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Archive for the ‘life and death’ Category

Last week was particularly difficult as I watched hurricane Harvey and all of the damage it did to Texas. The day after the hurricane hit, I got a call from my mom (who was born and raised in Corpus Christi). She told me about a phone call she had gotten from my uncle. She and my uncle are half siblings. My uncles’s cousins lived in Houston. She told me that the cousin, her husband and four great grandchildren had drowned in the flood waters. It was sad to hear it and even more so because of the family connection. I think we all hoped and prayed that it wasn’t true. However, the next day, word came through the media. It was true. The woman who was my uncle’s cousin, Belia, her husband, and four great grandchildren had definitely drowned inside of their van while trying to flee to higher ground. Great, great sadness.

And then last Saturday a fire was started by a very foolish fifteen year old who threw a lit firecracker down a ravine in a heavily wooded (and dry because we have had no rain in three months) area. The entire region caught fire. If you aren’t familiar with the news, it is in the Columbia River Gorge, one of the most scenic and peaceful areas around. It is one of my favorite places to go. It has really grown in the four days since it began. The fire is near the watershed which supplies water to most of the Portland Metro area. If that goes, it  could be catastrophic for Portland. It’s so sad to see the pictures and to see the ash falling outside, as if it were snow. Then there is the air which is full of smoke and is causing hazardous air quality conditions.

It also seems that I am getting every single complication from my surgery that I could get. First there was the infection, then the sciatica (which I think is directly related to the surgery because I had to sit and lay down most of the time during the first three weeks post-op, which put pressure on the sciatic nerve. Now the latest is that it appears that I have developed an “incisional hernia,” which is most likely a result of carrying something that was too heavy during the post-op period. So now we’ll see if they decide that I need to have surgery to repair that. I am not looking forward to another surgery before the incision from the last surgery has even closed up completely. That’s actually how I discovered what I think is the hernia. The incision is still not closed. The opening is pretty small but it is still open. I noticed about a week ago that there was tissue protruding from the incision. Then over the weekend it was gone and I breathed a sigh of relief but then last night, it’s back. That’s when it hit me that the doctor warned that a hernia often develops in that kind of incision. So now I have to go in and get it checked out and go from there. Not too happy about that. I guess when the doctor said no lifting for six to eight weeks, I should have erred on the side of safety. I didn’t. I gave myself only the six weeks. Now there’s a problem.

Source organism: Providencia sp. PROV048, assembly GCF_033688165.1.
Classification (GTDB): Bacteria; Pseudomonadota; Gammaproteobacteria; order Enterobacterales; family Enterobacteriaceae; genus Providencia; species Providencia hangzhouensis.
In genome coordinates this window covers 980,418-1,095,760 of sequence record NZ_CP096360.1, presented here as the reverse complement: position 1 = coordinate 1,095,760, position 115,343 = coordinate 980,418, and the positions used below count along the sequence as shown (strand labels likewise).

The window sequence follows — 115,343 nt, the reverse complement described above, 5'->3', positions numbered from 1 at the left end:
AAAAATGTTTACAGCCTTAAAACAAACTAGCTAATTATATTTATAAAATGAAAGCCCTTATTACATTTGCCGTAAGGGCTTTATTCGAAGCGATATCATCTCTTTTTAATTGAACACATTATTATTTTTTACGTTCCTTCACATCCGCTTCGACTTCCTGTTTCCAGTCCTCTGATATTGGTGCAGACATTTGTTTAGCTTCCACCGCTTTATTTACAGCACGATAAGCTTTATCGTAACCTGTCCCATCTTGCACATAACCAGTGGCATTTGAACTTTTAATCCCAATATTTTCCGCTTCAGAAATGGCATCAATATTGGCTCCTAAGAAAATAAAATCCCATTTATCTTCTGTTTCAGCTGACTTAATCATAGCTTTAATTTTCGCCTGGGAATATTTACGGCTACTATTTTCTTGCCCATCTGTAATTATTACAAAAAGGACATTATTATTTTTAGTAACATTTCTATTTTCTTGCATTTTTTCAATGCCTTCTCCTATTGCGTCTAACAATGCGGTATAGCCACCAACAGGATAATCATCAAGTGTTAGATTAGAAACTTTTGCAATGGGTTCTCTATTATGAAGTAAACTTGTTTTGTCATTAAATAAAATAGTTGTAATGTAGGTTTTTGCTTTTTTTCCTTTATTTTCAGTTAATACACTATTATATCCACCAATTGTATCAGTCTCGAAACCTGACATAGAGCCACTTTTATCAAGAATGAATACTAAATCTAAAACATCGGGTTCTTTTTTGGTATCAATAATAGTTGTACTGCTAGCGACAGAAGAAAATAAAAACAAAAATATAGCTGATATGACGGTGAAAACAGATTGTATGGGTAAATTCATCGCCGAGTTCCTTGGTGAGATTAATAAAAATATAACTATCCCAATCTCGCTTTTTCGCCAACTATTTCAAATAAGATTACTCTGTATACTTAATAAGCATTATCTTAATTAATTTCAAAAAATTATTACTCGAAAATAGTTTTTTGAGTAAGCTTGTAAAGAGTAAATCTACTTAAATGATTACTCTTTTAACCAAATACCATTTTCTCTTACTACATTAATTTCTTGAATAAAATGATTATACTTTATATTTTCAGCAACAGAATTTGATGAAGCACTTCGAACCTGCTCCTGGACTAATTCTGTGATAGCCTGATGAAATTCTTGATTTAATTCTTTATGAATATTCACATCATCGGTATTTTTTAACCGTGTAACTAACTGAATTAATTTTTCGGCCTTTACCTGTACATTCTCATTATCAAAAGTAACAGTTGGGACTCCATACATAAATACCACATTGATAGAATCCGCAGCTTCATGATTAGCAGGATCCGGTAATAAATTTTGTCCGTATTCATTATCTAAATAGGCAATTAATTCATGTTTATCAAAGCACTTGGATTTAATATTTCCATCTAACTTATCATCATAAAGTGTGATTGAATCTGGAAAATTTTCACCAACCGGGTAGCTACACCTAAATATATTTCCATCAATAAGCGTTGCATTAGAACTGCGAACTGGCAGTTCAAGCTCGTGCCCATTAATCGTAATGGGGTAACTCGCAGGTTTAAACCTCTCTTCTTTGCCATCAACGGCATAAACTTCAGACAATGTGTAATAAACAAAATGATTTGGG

So not good here. I guess you can understand that. I’m crossing my fingers that I’m wrong about the hernia!

 

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I’m currently reading End of Days: The Assassination of John F. Kennedy by James Swanson (don’t run out and buy it; it’s not the best book out there on the subject). Today I am at the part where the body is brought home to the White House and preparations are made for the funeral. Although I have read a myriad of books about this and saw so much of this unfold on live television in 1963, it is always heart wrenching and tears follow. Needless to say it has been an emotional day.
I’m struck by the timeliness of this reading as it is not only coming up on the 51st anniversary of the assassination but also because today is day of the dead, a day when people welcome their lost loved ones as they return from the dead to comfort their live family and friends. It is believed that to forget a departed friend or family sends them to true death while remembering them keeps them alive for as long as the memories are alive. I’m one that believes that the dead don’t leave us. They are always with us in spirit and in our hearts and minds.
When someone like President Kennedy dies, the entire world knows about it and mourns the passing and remembers them in history books. Their loved ones are accompanied in their sorrow by strangers who loved and mourn them. Indeed, even when there is no more family to mourn them, they will go on in history books and on the Internet.
What happens when someone dies and they are unknown except to their friends and family? Are they any less worthy of being mourned and being remembered? Is it only the famous and the infamous that live on in our memories? Is their death any less significant?
Everyone is worthy of being loved and remembered and mourned. Everyone. Every death is significant, if not to many, to a few. Every death.
I’m thinking now of those I’ve lost. Maybe only my family remembers them. Maybe only we still mourn them. But they go on in our hearts. I know that each of my brothers is with me as I go through my daily life. Something will remind me of them and I smile. Sometimes the memories bring tears, but that’s okay. Tears are not always bad; not always sad. When I see my nieces and nephews, I see my brothers in them. When I see their grandchildren I know that they live on in those children. I know that they are here, not just on the day of the dead but every time someone thinks of one of them, they live on.
Maybe they weren’t important and maybe they won’t be in a history book but each of my brothers, David, Richard, and Carlos, lives on. I feel them with me at times. They walk the earth. They live on.

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